Yes, this is exactly the point:
One of the rules that will be encoded into pybond is
- A bond (a colored coin / smartcoin) is never zero-value (nValue==0 in CTxOut)
More than arguments in favor of this rule, which is more clear than what I posted before, I want problems that could emerge.
Being conservative about issuing sounds nice, but I want to know how the sky will fall if we don't follow it or something. A terrible attack we must defend against and I'm missing.
It also serves as a fee signal (it is required to pay a fee to transfer tiny amounts of bitcoins), further discouraging spam and flooding, and encouraging efficiency.
I'm not sure I understand this part. Does the protocol currently charge a fee to tiny amounts but not to null amounts?
What's wrong with fees as protection against DoS? If they're not enough maybe a satoshi won't save us anyway.
1000 bonds requires a minimum of 1000 satoshis. A value of 3 satoshis may mean (this is bond-dependent) that the holder carries 3 bonds.
As you say, it is bond dependent. 100 satoshis could also represent a single bond. You're only interested in the number of bonds, why are you dealing with the number of shatoshis all the time?
What if there's a bond use case that requires bigger cardinality than bitcoin needs?
I don't know. The so waited micro-payments for bandwidth?
Nothing in use today comes to mind.
But since I think fees are enough to stop spam, this appears to me as an artificial and unnecessary limitation.
It's probable that I'm missing an important detail or something, so I ask.
I'm very glad that you're implementing this, the use cases are infinite. Thank you.
Do you have a document with all the rules of your colored coins design?
Here's a criteria explained with examples:https://bitcointalk.org/index.php?topic=106449.msg1169974#msg1169974
With that notation, my ripple example in the mailing list would become:
A 1 satoshi -> B 1 satoshi -> C 1 btc -> A
Inputs: [1 srcA, 1 srcB, 10^8 uncolored]
Outputs: [1 destB, 1 destC, 10^8 destA].
Or for a regular ripple payment (not in exchange of 1 bitcoin, but another ware) you could have
A -> B -> C
Inputs: [20000 srcA, 200 srcB, 1 uncolored]
Outputs: [20000 destB, 200 destC, 1 destA].
With the uncolored satoshi delivered to A representing the receipt of the payment. In this case, a receipt for a product that costs 200 usd.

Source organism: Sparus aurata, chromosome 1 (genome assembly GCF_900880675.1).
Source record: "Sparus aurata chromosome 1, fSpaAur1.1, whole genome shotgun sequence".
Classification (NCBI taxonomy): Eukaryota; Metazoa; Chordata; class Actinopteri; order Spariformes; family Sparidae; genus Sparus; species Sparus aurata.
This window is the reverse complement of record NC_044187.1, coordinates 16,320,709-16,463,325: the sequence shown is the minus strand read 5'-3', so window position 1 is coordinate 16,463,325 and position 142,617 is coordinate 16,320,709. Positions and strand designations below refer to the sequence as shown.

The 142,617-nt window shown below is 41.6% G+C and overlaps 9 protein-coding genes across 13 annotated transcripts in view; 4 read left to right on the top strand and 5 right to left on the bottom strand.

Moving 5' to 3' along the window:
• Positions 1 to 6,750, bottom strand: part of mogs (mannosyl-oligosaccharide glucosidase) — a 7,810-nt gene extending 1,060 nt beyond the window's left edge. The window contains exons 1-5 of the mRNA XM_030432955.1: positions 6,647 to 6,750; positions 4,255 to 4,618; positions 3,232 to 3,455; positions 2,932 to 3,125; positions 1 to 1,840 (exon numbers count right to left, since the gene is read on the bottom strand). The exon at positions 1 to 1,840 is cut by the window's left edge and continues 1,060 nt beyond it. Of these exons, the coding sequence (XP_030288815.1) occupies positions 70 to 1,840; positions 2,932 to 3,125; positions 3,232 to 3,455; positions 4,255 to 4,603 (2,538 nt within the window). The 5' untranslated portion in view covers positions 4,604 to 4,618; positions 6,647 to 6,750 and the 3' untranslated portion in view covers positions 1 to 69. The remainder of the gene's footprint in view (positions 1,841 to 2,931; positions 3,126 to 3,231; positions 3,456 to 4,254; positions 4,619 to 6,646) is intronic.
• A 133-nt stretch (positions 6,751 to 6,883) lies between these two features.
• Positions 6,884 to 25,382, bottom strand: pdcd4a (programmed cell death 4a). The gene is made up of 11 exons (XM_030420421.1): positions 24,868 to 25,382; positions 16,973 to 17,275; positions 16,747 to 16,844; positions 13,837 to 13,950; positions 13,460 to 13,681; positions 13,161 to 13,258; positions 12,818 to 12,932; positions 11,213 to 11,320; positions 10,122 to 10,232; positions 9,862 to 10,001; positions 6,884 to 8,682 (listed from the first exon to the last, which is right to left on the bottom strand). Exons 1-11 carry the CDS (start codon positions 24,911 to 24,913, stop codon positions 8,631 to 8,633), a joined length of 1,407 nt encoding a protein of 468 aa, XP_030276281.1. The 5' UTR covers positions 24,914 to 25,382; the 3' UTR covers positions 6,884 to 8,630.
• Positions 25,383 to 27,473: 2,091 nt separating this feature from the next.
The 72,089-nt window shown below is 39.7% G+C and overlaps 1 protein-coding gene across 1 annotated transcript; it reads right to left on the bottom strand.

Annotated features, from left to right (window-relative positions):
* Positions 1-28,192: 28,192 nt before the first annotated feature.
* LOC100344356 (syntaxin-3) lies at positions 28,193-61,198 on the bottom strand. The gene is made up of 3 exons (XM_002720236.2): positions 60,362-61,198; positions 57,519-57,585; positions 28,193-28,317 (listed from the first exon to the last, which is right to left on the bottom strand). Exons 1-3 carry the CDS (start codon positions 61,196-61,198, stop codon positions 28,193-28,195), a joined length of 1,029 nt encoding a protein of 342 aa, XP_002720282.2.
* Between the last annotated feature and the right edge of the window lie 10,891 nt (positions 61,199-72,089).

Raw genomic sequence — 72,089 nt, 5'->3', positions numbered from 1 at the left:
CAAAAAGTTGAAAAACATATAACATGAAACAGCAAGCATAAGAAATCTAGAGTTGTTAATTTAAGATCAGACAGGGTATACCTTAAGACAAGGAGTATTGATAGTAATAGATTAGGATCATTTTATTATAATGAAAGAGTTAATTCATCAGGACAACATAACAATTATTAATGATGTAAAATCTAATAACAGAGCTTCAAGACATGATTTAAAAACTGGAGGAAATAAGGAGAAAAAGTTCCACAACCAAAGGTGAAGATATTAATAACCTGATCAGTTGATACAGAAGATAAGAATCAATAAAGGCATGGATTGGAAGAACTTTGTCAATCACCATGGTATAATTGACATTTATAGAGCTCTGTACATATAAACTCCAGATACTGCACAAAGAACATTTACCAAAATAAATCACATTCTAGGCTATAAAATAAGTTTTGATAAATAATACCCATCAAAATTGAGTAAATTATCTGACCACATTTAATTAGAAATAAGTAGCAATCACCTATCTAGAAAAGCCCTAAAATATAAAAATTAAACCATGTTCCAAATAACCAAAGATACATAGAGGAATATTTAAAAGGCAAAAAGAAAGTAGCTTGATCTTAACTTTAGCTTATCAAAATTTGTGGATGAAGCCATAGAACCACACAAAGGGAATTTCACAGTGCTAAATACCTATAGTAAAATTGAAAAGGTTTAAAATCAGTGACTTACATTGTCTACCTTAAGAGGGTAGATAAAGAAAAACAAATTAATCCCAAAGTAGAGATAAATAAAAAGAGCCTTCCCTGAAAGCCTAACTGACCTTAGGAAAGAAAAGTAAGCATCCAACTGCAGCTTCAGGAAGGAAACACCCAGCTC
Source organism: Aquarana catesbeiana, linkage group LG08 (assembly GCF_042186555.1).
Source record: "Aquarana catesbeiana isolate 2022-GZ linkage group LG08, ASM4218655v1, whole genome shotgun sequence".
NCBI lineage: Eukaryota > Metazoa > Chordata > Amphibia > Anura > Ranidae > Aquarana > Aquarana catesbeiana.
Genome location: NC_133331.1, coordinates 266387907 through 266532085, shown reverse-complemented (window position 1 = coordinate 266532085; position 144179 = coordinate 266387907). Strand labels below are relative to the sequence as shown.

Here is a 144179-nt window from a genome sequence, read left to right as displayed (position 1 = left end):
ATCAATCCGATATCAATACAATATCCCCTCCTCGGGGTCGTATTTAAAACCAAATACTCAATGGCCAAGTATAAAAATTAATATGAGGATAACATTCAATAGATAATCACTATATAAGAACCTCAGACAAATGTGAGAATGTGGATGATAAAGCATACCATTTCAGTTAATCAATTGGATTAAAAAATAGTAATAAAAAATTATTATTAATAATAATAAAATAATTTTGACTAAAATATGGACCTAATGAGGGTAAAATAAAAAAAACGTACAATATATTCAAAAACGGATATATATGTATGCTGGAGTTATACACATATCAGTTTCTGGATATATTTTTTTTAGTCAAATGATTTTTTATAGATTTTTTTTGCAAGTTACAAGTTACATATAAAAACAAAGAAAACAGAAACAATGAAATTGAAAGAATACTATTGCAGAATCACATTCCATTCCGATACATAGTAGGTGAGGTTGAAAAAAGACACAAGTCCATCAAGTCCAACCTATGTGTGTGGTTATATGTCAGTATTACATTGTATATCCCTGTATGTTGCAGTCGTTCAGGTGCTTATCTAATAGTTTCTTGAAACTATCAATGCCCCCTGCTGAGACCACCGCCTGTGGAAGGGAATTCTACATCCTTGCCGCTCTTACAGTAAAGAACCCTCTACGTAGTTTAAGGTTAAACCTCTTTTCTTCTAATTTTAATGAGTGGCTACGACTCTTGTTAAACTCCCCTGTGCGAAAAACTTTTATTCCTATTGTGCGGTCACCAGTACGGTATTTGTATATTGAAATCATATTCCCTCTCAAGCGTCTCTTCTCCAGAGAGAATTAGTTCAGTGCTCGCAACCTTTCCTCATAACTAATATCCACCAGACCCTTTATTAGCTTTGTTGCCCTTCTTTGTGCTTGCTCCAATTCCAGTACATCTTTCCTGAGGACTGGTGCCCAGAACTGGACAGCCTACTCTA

A issues his credit as 1 satoshi = 1 cent of a dolar.
B prefers to issue her credit as 1 satoshi = 1 dolar as she's more bond conservative and doesn't buy cheap stuff anyway.
C is paying a satoshi to print a receipt.
Can empty inputs and outputs have zero values with the current bitcoin protocol?
There's going to be different units anyway (for credit fees, different currencies/bonds, etc), but it's a bit strange to use different bases for the same unit only because there's some intrinsic and indivisible units below the value represented.
OT's "untraceable" "cash" instrument also imposes this tipe of atomic token. But they have a very good reason: they cannot send two coins to the same address (nor divide them). That also imposes more anonymity by requiring people to use lots of different addresses for a single payment and forces minters to clean their logs of untraceable traces of the credit they issue.
I don't want to offend anyone, they're doing a great job and I definitely should study the potential of ricardian contracts which I'm not sure I understand. But I don't think that particular
credit instrument will be very useful in the future.
In any case, the "atomic tokens" is not a feature by any means, it may be a defense, but I still don't know the attack.
Unless, of course, the exchange of crypto-assets that aren't related to bitcoin in exchange of bitcoin fees is considered an attack in itself, which is what I assumed when proposing a separate chain for ripplecoin. Hopefully I was wrong.